Embry-Riddle Aeronautical University and the Alliance for System Safety of UAS through Research Excellence (ASSURE) coalition have been selected by the Federal Aviation Administration (FAA) as the nation's new Center of Excellence in Unmanned Aircraft Systems (UAS). As a co-founder of ASSURE, Embry-Riddle will act as the technical lead in UAS airport ground operations, pilot and crew training as well as co-lead in command and communication research. With minimal changes in the current system, ASSURE’s mission is to help FAA by providing research that quickly and safely navigates unmanned aerial systems into the National Airspace System. Dr. Richard Stansbury, Associate Professor of Computer Engineering and Computer Science at Embry-Riddle’s Daytona Beach Campus, states that, “Embry-Riddle helped develop the ASSURE Coalition to create the best collaboration between academia and industry to support research in unmanned aircraft systems. We are eager to begin working with the FAA to solve these technical challenges.” UAS Operations have been developing at a fast rate. Embry-Riddle Aeronautical University, Daytona Beach as well as Prescott, is one of the first schools in United States to offer a degree in UAS. Go ERAU!
Embry-Riddle Aeronautical University was highly ranked in all three categories of the ‘Talent Pipeline’ of the U.S. aerospace and defense workforce by the Aviation Week Article. Embry-Riddle was ranked second in “A&D Companies Preferred Suppliers of Talent” category. In this category, Embry-Riddle was ranked above such distinguished universities as Georgia Tech, MIT and Purdue University. Embry-Riddle was also ranked second in the “Alma Maters Most Valued by Employee in Landing a Job/Promotion” category, and third in the “Where the Greatest Number of A&D Hires Came From” category. This shows the quality and level of education of the many talented engineers who developed their skills at Embry-Riddle. Notably, Embry-Riddle was the only school to be ranked in all the three categories. Go, Eagles!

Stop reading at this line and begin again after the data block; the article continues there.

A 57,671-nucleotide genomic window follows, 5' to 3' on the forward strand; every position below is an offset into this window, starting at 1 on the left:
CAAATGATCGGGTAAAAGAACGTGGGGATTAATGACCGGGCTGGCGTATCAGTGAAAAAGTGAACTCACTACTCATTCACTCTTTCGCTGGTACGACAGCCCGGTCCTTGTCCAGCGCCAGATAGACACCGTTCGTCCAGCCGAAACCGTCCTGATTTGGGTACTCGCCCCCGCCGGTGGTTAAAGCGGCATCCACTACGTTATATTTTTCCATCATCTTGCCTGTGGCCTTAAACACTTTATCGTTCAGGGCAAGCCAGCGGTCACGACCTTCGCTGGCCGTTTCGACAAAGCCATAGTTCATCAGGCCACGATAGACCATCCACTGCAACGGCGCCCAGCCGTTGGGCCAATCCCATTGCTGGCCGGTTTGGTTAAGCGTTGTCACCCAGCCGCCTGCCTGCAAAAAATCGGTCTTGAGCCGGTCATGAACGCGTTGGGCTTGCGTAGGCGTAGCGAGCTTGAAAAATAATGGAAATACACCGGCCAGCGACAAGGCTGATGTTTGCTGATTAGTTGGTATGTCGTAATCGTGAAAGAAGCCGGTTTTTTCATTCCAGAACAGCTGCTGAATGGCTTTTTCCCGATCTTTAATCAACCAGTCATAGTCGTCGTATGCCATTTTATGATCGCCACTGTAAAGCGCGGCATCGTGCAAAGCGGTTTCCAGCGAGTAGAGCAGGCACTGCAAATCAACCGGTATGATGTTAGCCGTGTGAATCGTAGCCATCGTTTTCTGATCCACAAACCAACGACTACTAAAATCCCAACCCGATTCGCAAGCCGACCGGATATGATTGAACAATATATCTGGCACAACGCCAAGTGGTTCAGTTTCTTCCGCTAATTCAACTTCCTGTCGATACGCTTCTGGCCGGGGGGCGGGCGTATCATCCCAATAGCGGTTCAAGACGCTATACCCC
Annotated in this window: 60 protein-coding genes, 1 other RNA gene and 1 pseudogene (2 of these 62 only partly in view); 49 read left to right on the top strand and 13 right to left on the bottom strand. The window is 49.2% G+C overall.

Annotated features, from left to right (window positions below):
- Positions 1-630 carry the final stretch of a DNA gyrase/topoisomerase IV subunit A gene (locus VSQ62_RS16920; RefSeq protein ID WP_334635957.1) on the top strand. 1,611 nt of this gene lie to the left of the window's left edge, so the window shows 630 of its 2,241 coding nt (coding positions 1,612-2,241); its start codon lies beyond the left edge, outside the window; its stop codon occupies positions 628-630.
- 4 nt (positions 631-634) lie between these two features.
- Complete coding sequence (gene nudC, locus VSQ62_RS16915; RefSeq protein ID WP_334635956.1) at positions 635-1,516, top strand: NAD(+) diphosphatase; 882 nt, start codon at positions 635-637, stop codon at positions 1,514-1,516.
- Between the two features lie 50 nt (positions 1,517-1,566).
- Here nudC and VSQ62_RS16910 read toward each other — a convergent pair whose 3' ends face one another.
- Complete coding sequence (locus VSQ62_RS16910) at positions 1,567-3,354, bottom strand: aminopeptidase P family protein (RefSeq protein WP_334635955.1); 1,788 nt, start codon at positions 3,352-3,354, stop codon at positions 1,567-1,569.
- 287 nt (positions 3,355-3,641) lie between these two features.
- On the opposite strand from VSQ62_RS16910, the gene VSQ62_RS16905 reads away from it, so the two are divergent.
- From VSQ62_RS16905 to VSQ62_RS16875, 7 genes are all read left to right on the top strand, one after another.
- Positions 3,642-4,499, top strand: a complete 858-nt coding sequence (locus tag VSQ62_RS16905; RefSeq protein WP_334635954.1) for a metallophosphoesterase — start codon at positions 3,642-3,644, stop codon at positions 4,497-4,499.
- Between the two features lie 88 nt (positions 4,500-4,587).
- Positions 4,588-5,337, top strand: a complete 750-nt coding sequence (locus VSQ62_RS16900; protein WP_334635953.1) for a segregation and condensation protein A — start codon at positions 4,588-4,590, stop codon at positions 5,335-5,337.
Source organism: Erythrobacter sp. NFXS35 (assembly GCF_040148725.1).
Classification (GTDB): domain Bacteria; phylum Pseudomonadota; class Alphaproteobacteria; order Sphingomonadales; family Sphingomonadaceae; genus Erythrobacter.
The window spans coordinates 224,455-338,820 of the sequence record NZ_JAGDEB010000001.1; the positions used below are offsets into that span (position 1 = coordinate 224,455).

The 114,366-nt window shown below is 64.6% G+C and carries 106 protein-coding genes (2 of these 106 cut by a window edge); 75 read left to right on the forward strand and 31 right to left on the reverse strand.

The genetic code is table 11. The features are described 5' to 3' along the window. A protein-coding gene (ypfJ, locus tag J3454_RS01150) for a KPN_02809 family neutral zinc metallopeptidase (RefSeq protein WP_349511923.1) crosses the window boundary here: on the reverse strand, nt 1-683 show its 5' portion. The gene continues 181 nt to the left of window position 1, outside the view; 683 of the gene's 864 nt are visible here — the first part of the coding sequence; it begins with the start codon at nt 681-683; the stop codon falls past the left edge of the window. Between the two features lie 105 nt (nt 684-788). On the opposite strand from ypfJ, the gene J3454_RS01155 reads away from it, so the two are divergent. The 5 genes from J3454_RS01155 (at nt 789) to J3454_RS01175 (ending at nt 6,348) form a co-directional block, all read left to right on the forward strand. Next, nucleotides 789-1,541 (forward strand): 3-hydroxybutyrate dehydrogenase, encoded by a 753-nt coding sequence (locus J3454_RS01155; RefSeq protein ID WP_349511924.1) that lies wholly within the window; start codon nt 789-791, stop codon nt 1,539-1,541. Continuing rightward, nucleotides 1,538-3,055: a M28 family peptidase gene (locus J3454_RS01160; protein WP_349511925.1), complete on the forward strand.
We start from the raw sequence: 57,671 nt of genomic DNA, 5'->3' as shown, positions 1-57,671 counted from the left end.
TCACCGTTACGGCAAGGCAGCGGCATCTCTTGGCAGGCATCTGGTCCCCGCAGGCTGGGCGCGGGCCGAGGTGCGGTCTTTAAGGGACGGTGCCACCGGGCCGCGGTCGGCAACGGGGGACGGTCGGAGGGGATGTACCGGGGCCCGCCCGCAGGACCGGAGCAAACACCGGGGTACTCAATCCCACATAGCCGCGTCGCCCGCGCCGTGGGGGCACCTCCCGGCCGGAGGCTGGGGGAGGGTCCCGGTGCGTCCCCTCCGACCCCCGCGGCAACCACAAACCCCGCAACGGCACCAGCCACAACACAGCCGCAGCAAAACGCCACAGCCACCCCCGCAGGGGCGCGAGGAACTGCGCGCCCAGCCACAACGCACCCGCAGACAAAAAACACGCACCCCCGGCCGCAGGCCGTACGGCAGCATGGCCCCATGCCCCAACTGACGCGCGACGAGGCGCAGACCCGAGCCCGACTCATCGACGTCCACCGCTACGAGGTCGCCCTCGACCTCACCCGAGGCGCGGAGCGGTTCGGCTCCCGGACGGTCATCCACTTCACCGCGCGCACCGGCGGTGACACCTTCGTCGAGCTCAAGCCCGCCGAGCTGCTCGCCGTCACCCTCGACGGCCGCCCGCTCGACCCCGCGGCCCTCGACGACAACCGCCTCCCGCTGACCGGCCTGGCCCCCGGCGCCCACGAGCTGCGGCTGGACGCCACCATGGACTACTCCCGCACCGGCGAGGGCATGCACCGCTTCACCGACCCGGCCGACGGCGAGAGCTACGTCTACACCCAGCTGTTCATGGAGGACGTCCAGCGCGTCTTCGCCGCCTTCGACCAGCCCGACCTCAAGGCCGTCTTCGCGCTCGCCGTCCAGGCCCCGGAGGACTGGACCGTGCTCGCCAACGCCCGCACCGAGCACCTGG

Dr. Engblom’s, ‘Virtual Flight Demonstration of Stratospheric Dual-Aircraft Platform’ proposal for the NASA Innovative Advanced Concepts (NIAC) was awarded $100k. Out of 450 proposal submissions for the funding, only 15 submissions were chosen; the process of the proposal took eight months and was divided into two steps. NIAC program encourages new and innovative ideas that could possibly transform existing or develop new technologies for the future NASA missions. Dr. Engblom is now the principal investigator (PI) for NIAC 2015 Phase 1 Selections.
On March 31 of this year, Dr. Pat Anderson was featured on AVweb.com for his article titled: The Uncrashable Airplane is Within Reach. The article was posted at http://www.avweb.com/blogs/insider/Guest-Blog-The-Uncrashable-Airplane-is-Within-Reach-223775-1.html, and the article text is appended below. "Are we asking the right questions with respect to the Germanwings tragedy? How do you teach a door to determine friend or foe? That is a tough one. Here is one that is not so tough; how do you teach an airplane not to fly into the ground? From the technical standpoint, that is easy. The real question to be asked is what is society ready for?Is it ready for the airplane to be the last say in an argument with a pilot or other person? Or, are we going to start probing the minds of our already over-poked and prodded professional pilot population? How do you make an airline career even worse? Have a psychologist asking how your marriage is an hour prior to each flight? On the other hand, if society is ready for the airplane to have the last say, this is an easy fix with today’s modern fly-by-wire airplanes. The airplane already has a digital map of the elevation for all of Earth’s terrain. We already have systems that provide an alert as to an impending intersection with the ground. Is it that far a stretch in technology to have the airplane fly away from that impending doom on its own? No. In fact, the newest software load on F16s has just such a system. This system is constantly comparing the projected trajectory of the aircraft to the digital map of the Earth. In the event that it predicts an impending intersection, the aircraft assumes control and [...]